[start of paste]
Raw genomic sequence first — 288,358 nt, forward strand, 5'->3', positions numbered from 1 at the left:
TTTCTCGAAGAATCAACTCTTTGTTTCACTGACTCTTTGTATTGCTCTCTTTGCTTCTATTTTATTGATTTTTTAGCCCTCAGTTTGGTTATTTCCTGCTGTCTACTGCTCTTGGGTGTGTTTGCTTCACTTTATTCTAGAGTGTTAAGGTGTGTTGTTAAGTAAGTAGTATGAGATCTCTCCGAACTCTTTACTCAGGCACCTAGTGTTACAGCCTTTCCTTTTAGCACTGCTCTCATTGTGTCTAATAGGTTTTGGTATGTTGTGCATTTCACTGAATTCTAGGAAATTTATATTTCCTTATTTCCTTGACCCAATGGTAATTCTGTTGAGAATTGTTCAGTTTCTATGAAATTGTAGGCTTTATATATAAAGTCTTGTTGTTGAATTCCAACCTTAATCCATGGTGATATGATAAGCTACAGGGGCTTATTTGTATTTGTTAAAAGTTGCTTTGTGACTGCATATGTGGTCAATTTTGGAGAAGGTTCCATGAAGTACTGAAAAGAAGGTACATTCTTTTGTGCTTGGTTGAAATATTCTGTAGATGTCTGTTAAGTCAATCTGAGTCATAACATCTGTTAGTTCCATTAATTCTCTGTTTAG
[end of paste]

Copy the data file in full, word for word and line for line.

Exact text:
Raw genomic sequence first — 288,358 nt, forward strand, 5'->3', positions numbered from 1 at the left:
TTTCTCGAAGAATCAACTCTTTGTTTCACTGACTCTTTGTATTGCTCTCTTTGCTTCTATTTTATTGATTTTTTAGCCCTCAGTTTGGTTATTTCCTGCTGTCTACTGCTCTTGGGTGTGTTTGCTTCACTTTATTCTAGAGTGTTAAGGTGTGTTGTTAAGTAAGTAGTATGAGATCTCTCCGAACTCTTTACTCAGGCACCTAGTGTTACAGCCTTTCCTTTTAGCACTGCTCTCATTGTGTCTAATAGGTTTTGGTATGTTGTGCATTTCACTGAATTCTAGGAAATTTATATTTCCTTATTTCCTTGACCCAATGGTAATTCTGTTGAGAATTGTTCAGTTTCTATGAAATTGTAGGCTTTATATATAAAGTCTTGTTGTTGAATTCCAACCTTAATCCATGGTGATATGATAAGCTACAGGGGCTTATTTGTATTTGTTAAAAGTTGCTTTGTGACTGCATATGTGGTCAATTTTGGAGAAGGTTCCATGAAGTACTGAAAAGAAGGTACATTCTTTTGTGCTTGGTTGAAATATTCTGTAGATGTCTGTTAAGTCAATCTGAGTCATAACATCTGTTAGTTCCATTAATTCTCTGTTTAG